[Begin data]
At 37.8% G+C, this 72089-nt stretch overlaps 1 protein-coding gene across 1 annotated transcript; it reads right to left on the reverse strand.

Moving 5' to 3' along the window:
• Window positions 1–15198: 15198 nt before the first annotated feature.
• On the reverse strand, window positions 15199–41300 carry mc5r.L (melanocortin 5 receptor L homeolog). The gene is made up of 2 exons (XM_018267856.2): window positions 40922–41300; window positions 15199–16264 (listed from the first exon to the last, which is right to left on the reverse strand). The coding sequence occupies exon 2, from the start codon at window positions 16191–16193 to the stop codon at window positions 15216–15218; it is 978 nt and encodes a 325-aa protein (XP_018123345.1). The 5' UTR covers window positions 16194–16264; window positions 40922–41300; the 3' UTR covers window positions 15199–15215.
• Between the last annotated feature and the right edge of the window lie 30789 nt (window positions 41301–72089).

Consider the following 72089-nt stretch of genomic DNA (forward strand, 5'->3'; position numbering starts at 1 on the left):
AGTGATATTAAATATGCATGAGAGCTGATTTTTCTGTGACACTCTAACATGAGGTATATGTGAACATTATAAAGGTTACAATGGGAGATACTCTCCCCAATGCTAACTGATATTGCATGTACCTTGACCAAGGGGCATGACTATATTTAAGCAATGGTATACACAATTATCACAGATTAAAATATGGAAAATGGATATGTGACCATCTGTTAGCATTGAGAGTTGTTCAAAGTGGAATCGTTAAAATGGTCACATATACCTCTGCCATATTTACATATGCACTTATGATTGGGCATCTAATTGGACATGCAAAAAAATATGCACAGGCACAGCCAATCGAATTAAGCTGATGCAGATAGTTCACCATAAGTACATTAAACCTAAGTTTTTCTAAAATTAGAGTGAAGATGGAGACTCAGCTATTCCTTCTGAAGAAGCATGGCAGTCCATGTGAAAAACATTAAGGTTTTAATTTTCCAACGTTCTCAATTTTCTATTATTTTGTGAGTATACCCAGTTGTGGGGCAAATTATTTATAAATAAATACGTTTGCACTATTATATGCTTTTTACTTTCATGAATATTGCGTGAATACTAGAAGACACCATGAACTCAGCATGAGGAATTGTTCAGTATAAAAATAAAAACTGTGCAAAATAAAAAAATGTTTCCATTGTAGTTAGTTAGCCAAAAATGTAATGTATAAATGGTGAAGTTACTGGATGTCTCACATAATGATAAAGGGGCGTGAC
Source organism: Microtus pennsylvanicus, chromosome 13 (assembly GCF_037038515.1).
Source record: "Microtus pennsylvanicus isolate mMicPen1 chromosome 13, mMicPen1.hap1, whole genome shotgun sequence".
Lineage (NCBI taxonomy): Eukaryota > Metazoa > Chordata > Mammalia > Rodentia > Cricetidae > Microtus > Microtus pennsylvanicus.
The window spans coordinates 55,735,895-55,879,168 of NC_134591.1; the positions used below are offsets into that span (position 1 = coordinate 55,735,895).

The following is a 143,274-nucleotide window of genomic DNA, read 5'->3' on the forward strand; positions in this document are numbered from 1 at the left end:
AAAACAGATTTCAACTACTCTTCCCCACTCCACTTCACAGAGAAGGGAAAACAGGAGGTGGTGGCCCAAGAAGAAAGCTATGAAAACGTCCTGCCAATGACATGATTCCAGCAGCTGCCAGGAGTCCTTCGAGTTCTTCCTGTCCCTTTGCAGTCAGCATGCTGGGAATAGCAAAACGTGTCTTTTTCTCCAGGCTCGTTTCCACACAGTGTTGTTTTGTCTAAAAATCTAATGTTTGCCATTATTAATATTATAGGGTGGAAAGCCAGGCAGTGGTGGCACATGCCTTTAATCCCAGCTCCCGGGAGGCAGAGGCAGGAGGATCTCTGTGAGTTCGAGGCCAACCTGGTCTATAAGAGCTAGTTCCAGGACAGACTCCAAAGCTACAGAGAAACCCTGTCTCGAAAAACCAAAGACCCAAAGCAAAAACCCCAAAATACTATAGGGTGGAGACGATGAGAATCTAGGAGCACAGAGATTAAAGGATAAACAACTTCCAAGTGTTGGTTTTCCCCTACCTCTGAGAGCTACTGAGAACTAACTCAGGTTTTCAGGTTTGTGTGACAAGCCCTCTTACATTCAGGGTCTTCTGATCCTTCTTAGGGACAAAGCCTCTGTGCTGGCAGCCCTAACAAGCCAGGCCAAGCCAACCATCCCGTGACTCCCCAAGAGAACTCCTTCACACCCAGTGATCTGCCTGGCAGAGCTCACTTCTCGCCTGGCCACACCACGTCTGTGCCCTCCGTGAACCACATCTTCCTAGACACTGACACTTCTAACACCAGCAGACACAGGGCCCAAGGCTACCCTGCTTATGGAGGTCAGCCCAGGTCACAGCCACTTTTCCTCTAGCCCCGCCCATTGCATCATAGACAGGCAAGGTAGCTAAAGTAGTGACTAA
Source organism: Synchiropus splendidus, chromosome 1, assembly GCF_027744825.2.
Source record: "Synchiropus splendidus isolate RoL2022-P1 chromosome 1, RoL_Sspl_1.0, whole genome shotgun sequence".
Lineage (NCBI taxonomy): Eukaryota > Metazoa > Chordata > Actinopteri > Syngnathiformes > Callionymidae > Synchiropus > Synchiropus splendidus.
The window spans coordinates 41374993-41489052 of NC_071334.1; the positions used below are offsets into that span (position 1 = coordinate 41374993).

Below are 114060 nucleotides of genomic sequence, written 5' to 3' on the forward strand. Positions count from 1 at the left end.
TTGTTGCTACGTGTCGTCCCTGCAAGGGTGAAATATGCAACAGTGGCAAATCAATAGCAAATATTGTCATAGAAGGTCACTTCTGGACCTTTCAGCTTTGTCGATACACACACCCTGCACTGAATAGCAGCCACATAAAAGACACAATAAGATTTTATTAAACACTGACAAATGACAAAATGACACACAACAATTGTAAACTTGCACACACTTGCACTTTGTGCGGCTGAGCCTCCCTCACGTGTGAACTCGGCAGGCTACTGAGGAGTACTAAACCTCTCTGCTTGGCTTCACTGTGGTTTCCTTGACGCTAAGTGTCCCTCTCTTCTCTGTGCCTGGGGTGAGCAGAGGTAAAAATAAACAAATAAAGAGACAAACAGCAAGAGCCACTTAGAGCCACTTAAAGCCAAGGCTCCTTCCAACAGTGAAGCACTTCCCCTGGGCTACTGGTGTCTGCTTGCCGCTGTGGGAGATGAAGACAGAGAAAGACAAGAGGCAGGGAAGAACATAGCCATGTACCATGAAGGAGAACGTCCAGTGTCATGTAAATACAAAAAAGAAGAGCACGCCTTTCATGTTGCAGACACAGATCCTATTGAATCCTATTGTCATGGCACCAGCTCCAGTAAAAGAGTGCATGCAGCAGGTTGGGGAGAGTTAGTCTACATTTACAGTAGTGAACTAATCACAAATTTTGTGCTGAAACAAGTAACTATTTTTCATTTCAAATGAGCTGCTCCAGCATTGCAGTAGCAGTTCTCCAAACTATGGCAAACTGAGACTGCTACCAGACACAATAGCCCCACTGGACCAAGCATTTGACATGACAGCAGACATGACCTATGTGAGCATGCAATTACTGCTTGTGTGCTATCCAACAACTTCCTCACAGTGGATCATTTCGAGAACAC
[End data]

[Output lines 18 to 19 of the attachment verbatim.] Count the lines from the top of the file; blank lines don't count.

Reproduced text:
Below are 114060 nucleotides of genomic sequence, written 5' to 3' on the forward strand. Positions count from 1 at the left end.
TTGTTGCTACGTGTCGTCCCTGCAAGGGTGAAATATGCAACAGTGGCAAATCAATAGCAAATATTGTCATAGAAGGTCACTTCTGGACCTTTCAGCTTTGTCGATACACACACCCTGCACTGAATAGCAGCCACATAAAAGACACAATAAGATTTTATTAAACACTGACAAATGACAAAATGACACACAACAATTGTAAACTTGCACACACTTGCACTTTGTGCGGCTGAGCCTCCCTCACGTGTGAACTCGGCAGGCTACTGAGGAGTACTAAACCTCTCTGCTTGGCTTCACTGTGGTTTCCTTGACGCTAAGTGTCCCTCTCTTCTCTGTGCCTGGGGTGAGCAGAGGTAAAAATAAACAAATAAAGAGACAAACAGCAAGAGCCACTTAGAGCCACTTAAAGCCAAGGCTCCTTCCAACAGTGAAGCACTTCCCCTGGGCTACTGGTGTCTGCTTGCCGCTGTGGGAGATGAAGACAGAGAAAGACAAGAGGCAGGGAAGAACATAGCCATGTACCATGAAGGAGAACGTCCAGTGTCATGTAAATACAAAAAAGAAGAGCACGCCTTTCATGTTGCAGACACAGATCCTATTGAATCCTATTGTCATGGCACCAGCTCCAGTAAAAGAGTGCATGCAGCAGGTTGGGGAGAGTTAGTCTACATTTACAGTAGTGAACTAATCACAAATTTTGTGCTGAAACAAGTAACTATTTTTCATTTCAAATGAGCTGCTCCAGCATTGCAGTAGCAGTTCTCCAAACTATGGCAAACTGAGACTGCTACCAGACACAATAGCCCCACTGGACCAAGCATTTGACATGACAGCAGACATGACCTATGTGAGCATGCAATTACTGCTTGTGTGCTATCCAACAACTTCCTCACAGTGGATCATTTCGAGAACAC